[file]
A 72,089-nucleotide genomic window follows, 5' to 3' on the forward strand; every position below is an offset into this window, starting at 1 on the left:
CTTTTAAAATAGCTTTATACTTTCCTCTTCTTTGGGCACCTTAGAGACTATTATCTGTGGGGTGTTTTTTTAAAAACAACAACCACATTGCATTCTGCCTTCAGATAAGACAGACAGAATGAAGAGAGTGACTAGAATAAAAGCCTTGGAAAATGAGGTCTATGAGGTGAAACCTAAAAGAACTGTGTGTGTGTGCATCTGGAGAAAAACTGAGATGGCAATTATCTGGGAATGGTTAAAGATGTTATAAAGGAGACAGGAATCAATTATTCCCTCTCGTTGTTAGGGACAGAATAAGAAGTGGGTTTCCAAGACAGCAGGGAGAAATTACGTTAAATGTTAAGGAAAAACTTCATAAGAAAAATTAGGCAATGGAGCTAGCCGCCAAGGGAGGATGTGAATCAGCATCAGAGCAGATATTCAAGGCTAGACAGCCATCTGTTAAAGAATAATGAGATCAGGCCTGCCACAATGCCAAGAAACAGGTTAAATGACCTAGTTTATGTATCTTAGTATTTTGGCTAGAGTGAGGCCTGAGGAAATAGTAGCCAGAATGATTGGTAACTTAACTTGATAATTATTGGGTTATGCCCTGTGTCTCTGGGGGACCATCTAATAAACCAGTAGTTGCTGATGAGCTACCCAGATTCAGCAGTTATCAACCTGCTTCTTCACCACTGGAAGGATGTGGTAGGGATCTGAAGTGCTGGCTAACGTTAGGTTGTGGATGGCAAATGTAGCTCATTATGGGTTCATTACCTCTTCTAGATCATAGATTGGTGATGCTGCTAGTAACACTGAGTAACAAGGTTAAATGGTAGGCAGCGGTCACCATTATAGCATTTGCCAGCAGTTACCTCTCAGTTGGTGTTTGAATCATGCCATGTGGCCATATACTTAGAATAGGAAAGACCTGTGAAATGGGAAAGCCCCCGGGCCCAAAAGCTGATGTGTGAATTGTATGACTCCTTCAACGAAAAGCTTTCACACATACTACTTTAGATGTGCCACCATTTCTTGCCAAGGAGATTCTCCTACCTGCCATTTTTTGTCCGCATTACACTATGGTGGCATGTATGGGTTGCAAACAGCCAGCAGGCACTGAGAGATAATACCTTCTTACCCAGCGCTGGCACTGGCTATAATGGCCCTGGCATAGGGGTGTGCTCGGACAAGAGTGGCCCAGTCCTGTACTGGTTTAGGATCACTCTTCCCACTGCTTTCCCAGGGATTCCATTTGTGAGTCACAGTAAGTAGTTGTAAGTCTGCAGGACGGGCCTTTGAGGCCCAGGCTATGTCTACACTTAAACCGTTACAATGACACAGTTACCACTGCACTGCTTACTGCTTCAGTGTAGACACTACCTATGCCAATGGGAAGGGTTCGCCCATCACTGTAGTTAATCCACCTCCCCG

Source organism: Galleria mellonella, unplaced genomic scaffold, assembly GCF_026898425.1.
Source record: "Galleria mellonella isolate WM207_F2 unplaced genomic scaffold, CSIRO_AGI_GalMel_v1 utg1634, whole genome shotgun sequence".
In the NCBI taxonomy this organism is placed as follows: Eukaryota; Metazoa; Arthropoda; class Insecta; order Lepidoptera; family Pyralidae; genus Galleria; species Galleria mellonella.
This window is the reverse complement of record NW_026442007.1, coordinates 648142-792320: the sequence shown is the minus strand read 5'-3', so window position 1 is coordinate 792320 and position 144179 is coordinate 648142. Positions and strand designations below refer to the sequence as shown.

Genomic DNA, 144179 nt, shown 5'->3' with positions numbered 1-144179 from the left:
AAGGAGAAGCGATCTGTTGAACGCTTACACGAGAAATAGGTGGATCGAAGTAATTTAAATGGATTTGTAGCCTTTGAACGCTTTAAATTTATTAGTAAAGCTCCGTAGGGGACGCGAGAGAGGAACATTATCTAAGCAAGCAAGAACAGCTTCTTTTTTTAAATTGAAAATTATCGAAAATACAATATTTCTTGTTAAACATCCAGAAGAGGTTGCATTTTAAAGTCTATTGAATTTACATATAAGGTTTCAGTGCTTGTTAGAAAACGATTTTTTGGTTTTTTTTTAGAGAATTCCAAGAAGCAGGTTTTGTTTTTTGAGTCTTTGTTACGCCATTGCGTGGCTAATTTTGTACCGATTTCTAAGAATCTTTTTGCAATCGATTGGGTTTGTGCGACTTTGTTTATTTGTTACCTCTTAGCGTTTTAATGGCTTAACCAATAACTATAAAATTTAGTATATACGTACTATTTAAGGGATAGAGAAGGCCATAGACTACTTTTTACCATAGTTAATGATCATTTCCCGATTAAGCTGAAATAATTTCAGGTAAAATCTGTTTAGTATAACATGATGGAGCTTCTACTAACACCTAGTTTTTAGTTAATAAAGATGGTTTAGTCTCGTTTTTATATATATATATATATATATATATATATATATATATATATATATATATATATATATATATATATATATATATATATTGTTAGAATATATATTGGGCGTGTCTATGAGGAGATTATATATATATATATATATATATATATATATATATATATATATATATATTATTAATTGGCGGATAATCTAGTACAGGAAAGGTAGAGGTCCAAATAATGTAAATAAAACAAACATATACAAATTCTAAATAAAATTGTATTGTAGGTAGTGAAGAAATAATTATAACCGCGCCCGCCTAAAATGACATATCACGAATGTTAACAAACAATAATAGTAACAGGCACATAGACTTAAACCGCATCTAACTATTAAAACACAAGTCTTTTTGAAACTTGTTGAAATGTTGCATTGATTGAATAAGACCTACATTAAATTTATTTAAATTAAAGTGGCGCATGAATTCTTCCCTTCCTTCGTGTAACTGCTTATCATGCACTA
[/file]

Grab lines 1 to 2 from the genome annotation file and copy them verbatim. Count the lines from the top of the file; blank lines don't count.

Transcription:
A 72,089-nucleotide genomic window follows, 5' to 3' on the forward strand; every position below is an offset into this window, starting at 1 on the left:
CTTTTAAAATAGCTTTATACTTTCCTCTTCTTTGGGCACCTTAGAGACTATTATCTGTGGGGTGTTTTTTTAAAAACAACAACCACATTGCATTCTGCCTTCAGATAAGACAGACAGAATGAAGAGAGTGACTAGAATAAAAGCCTTGGAAAATGAGGTCTATGAGGTGAAACCTAAAAGAACTGTGTGTGTGTGCATCTGGAGAAAAACTGAGATGGCAATTATCTGGGAATGGTTAAAGATGTTATAAAGGAGACAGGAATCAATTATTCCCTCTCGTTGTTAGGGACAGAATAAGAAGTGGGTTTCCAAGACAGCAGGGAGAAATTACGTTAAATGTTAAGGAAAAACTTCATAAGAAAAATTAGGCAATGGAGCTAGCCGCCAAGGGAGGATGTGAATCAGCATCAGAGCAGATATTCAAGGCTAGACAGCCATCTGTTAAAGAATAATGAGATCAGGCCTGCCACAATGCCAAGAAACAGGTTAAATGACCTAGTTTATGTATCTTAGTATTTTGGCTAGAGTGAGGCCTGAGGAAATAGTAGCCAGAATGATTGGTAACTTAACTTGATAATTATTGGGTTATGCCCTGTGTCTCTGGGGGACCATCTAATAAACCAGTAGTTGCTGATGAGCTACCCAGATTCAGCAGTTATCAACCTGCTTCTTCACCACTGGAAGGATGTGGTAGGGATCTGAAGTGCTGGCTAACGTTAGGTTGTGGATGGCAAATGTAGCTCATTATGGGTTCATTACCTCTTCTAGATCATAGATTGGTGATGCTGCTAGTAACACTGAGTAACAAGGTTAAATGGTAGGCAGCGGTCACCATTATAGCATTTGCCAGCAGTTACCTCTCAGTTGGTGTTTGAATCATGCCATGTGGCCATATACTTAGAATAGGAAAGACCTGTGAAATGGGAAAGCCCCCGGGCCCAAAAGCTGATGTGTGAATTGTATGACTCCTTCAACGAAAAGCTTTCACACATACTACTTTAGATGTGCCACCATTTCTTGCCAAGGAGATTCTCCTACCTGCCATTTTTTGTCCGCATTACACTATGGTGGCATGTATGGGTTGCAAACAGCCAGCAGGCACTGAGAGATAATACCTTCTTACCCAGCGCTGGCACTGGCTATAATGGCCCTGGCATAGGGGTGTGCTCGGACAAGAGTGGCCCAGTCCTGTACTGGTTTAGGATCACTCTTCCCACTGCTTTCCCAGGGATTCCATTTGTGAGTCACAGTAAGTAGTTGTAAGTCTGCAGGACGGGCCTTTGAGGCCCAGGCTATGTCTACACTTAAACCGTTACAATGACACAGTTACCACTGCACTGCTTACTGCTTCAGTGTAGACACTACCTATGCCAATGGGAAGGGTTCGCCCATCACTGTAGTTAATCCACCTCCCCG